Surreal, strange, yet wondrous, Penguin Highway never takes a straightforward approach to its story. Penguins pop up out of nowhere, leading the nerdy and precocious Aoyama to study them via empirical observation and logical deduction. These studies don’t end up with a feasible explanation– in fact, by the final act, the film abandons all laws of physics. But the journey to that act feels intuitively right. This journey feels like an indescribable formative experience. Aoyama may be obsessed with growing up and committing to the reasonable adult mindset, but he is still a child. From fending off bullies to forming connections with others, his childhood imagination served him better than science could. The film reveres this discovery as well as it should.

Genre: Adventure, Animation, Comedy, Drama, Fantasy

Actor: Hidetoshi Nishijima, Kana Kita, Landen Beattie, Mamiko Noto, Megumi Han, Miki Fukui, Misaki Kuno, Naoto Takenaka, Rie Kugimiya, Winston Bromhead, Yu Aoi

Director: Hiroyasu Ishida

Rating: Not Rated

Audition is not for the faint of heart. It's shockingly violent and deeply unsettling, filled with sights and sounds that will haunt you for days on end. But there is grace to its terror; it's profound and artistic in ways that elevate it from generic horror fare.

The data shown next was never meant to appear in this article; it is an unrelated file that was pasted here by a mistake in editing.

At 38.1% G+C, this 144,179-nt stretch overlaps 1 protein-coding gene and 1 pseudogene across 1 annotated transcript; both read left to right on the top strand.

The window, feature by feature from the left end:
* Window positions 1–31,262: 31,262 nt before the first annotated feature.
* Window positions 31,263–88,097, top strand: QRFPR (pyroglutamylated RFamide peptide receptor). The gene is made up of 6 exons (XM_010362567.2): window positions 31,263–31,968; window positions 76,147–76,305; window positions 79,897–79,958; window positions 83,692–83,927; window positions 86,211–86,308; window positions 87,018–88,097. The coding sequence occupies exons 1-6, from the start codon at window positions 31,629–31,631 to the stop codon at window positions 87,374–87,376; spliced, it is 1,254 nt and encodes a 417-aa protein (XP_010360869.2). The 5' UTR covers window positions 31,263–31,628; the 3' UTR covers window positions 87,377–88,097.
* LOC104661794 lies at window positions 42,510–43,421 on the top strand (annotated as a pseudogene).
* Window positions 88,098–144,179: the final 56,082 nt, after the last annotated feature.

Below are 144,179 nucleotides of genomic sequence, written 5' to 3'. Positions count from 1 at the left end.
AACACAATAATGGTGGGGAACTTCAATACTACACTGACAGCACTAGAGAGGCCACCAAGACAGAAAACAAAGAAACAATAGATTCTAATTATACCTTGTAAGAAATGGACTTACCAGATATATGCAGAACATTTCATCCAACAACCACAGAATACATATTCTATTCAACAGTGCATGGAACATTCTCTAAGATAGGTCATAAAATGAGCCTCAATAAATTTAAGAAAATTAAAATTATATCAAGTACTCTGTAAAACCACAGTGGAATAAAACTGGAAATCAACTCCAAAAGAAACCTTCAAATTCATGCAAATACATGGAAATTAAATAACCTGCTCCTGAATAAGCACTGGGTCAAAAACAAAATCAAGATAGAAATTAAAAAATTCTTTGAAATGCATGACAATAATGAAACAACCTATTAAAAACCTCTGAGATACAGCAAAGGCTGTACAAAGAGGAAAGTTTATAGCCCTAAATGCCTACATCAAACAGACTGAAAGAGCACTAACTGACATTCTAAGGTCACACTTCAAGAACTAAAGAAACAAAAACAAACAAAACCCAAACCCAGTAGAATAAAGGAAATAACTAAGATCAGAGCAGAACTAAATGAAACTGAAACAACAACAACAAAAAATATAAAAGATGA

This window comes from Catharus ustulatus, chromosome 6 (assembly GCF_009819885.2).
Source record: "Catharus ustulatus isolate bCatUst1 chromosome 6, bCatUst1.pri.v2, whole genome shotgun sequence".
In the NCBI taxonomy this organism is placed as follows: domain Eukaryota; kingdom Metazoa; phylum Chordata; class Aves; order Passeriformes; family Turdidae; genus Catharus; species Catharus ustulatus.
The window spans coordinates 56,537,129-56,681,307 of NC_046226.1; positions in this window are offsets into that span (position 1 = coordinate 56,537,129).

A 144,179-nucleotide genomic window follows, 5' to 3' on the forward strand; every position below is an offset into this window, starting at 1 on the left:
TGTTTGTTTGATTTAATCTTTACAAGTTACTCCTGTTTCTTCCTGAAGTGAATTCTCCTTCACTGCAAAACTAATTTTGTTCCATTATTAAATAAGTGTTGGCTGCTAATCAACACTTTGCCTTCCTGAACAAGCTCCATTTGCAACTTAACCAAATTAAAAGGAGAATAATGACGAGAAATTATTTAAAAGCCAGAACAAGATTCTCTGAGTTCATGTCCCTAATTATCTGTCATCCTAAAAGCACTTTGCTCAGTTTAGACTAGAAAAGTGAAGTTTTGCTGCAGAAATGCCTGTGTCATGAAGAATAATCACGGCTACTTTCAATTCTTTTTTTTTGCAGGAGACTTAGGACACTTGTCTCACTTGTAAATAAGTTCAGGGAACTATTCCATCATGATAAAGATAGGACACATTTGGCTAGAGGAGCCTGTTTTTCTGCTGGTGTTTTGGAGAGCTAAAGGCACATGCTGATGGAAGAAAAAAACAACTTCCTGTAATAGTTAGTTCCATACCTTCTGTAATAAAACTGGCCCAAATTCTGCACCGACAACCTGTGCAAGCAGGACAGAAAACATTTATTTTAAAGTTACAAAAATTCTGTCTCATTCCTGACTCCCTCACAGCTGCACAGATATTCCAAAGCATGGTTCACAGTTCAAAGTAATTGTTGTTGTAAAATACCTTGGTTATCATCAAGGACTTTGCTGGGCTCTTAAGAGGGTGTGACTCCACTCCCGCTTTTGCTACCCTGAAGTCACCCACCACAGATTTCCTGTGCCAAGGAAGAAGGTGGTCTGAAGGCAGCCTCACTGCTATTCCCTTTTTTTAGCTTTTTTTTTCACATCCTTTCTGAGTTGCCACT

On a deeper level, Audition is about the destructive power of abuse, trauma, and loneliness, about how a society that neglects to recognize this eventually suffers from it. The revenge plot isn't merely individual, as well, but a representation of the female subconscious: tired of objectification, eager for redress. And everything about the way the film is made, from the shaky camera and titled frames to the dramatic shadows and eerie lighting, reflects that imbalance. 

Audition may be chilling and gruesome, but it's also smart and important, a psychosexual thriller that captures female anger well before it became the rage. 

Genre: Drama, Horror

Actor: Eihi Shiina, Fumiyo Kohinata, Jun Kunimura, Kanji Tsuda, Ken Mitsuishi, Kimiko Tachibana, Miyuki Matsuda, Ren Osugi, Renji Ishibashi, Ryo Ishibashi, Shigeru Saiki, Tatsuo Endō, Tetsu Sawaki, Toshie Negishi, Yuriko Hirooka

Director: Takashi Miike

Rating: R

Sunday Beauty Queen starts with a basic but startling fact: there are about 190,000 Filipina domestic workers in Hong Kong. They toil for six days a week, with little breaks in between, but on Sundays, the one day they are given rest, they choose to take part in a fabulous beauty pageant.  

More than just a mere show, the pageant is a source of joy and relief for the migrant workers who, despite earning significantly more abroad than they would back home, are mired in a host of problems, including discrimination, loneliness, and underemployment. Because of the Philippines’ and Hong Kong’s stringent statutes, some helpers are also forced to go into hiding, unsure of who will protect them each time.